Skip to main content

You Can Now Beta Test macOS Catalina: Here's How

(Image credit: Apple)

Mac users better prepare for a trip off the mainland. Apple today released the first public beta versions of macOS Catalina, the operating system (OS) update named after Santa Catalina Island off the coast of California, to let non-developers put it through its paces before its official release this fall.

How to Beta Test macOS Catalina

Getting early access to OS updates like Catalina used to require an Apple developer account. Now, even non-developers can sign up for beta access to the updates by signing up for the Apple Beta Software Program here. You can find out if your Mac supports Catalina by scrolling to the bottom of this Apple page and clicking on the appropriate device (all iMac Pros support Catalina). 

The Apple Beta Software Program can also be used to access beta versions of iOS 13, iPadOS, watchOS 6 and tvOS 13 before their official debuts. All of the updates are likely to be officially released this fall.

The usual advice regarding pre-release OS updates applies here. Curious users should make sure they back up their devices, and if you aren't prepared for the worst-case scenario, you should probably just wait.

What's New In macOS Catalina

The headline change in macOS Catalina is the long-awaited death of iTunes. Apple separated the venerable app's functions into other parts of the OS. With Catalina, Finder will sync iOS devices, Apple Music will host all music, podcasts will make their way to Apple Podcasts and television shows, movies and original video content will live in the new Apple TV app. Four apps will do what one struggled to accomplish smoothly.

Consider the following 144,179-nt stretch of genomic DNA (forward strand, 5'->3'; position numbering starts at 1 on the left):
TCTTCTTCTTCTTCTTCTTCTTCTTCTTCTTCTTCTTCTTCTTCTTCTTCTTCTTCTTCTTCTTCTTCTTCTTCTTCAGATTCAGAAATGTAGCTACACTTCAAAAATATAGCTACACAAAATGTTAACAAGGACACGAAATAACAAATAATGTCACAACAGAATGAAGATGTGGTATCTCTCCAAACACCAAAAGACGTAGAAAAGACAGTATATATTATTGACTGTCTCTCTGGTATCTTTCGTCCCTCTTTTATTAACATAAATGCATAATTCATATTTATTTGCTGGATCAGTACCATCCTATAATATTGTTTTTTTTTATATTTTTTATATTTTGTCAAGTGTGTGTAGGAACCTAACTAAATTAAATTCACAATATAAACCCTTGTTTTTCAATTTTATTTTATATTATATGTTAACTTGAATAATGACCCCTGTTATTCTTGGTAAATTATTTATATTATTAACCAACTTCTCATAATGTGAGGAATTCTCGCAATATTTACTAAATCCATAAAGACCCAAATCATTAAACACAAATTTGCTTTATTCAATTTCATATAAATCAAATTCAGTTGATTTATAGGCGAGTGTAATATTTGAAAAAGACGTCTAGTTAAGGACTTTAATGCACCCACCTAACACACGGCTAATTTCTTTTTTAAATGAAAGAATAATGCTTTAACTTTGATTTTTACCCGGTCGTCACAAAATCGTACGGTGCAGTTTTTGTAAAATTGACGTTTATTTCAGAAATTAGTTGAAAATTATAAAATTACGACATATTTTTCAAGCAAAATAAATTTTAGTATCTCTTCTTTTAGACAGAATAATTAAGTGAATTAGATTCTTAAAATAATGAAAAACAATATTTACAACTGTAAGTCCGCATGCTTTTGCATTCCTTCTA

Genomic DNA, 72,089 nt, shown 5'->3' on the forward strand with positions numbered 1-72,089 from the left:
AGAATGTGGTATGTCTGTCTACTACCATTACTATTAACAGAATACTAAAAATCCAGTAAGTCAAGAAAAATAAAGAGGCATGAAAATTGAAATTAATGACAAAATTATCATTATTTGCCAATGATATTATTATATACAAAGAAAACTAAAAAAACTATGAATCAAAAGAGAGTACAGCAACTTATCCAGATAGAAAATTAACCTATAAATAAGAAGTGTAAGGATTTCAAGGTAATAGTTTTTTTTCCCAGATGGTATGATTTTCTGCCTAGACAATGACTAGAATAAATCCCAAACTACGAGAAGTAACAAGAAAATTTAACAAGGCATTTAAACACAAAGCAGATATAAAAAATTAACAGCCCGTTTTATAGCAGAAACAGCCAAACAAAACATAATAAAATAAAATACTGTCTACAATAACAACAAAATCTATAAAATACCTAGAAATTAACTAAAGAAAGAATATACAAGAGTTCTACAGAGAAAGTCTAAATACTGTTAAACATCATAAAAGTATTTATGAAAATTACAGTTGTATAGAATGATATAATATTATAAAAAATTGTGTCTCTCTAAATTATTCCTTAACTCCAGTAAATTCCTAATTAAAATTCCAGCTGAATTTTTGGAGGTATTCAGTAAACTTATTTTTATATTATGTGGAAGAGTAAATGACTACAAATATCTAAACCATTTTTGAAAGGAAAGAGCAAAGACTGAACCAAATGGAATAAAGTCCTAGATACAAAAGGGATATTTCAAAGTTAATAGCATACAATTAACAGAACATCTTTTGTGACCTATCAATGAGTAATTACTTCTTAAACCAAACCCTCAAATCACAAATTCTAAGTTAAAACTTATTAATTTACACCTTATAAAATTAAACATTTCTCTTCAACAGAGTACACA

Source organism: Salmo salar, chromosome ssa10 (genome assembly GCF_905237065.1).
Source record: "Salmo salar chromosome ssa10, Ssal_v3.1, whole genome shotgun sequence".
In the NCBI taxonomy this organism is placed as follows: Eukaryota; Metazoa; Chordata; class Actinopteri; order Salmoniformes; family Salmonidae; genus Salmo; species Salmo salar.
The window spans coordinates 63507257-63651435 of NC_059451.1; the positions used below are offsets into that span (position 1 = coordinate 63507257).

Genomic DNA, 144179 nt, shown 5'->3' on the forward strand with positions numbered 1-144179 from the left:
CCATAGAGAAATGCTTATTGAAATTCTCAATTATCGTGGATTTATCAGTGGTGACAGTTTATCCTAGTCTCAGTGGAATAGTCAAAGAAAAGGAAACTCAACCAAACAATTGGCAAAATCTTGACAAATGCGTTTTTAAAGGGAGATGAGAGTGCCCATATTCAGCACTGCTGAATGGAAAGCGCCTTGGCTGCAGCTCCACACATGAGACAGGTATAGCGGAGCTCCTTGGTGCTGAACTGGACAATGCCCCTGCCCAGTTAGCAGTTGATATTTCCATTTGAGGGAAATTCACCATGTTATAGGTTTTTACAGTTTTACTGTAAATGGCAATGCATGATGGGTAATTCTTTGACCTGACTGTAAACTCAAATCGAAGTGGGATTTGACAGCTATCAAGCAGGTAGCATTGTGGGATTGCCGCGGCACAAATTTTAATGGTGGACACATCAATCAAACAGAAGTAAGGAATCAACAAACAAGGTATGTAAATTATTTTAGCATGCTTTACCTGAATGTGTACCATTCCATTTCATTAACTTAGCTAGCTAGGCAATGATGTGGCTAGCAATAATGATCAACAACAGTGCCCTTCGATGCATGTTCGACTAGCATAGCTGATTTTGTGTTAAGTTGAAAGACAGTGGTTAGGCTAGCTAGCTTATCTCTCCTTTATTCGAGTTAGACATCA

Catalina also introduces Project Catalyst to make it easier to port iPad apps to the Mac, an improved Find My service that supports offline devices and a feature called Sidecar, through which an iPad can be used as a Mac's secondary display. Apple updated many of its Mac apps to maintain parity with their iOS counterparts too and introduced new accessibility features. 

  • thegriff
    Well with iTunes going away, on their phones now you will need 4 apps? That's great since iPhones aren't capable of adding memory cards (ploy by apple to charge u rediculous amount for memory when buying phone) thus reducing number of apps u can have, unless these apps take less space than iTunes. My dilema what to replace my windows phone with (ps I hate Google).
    Reply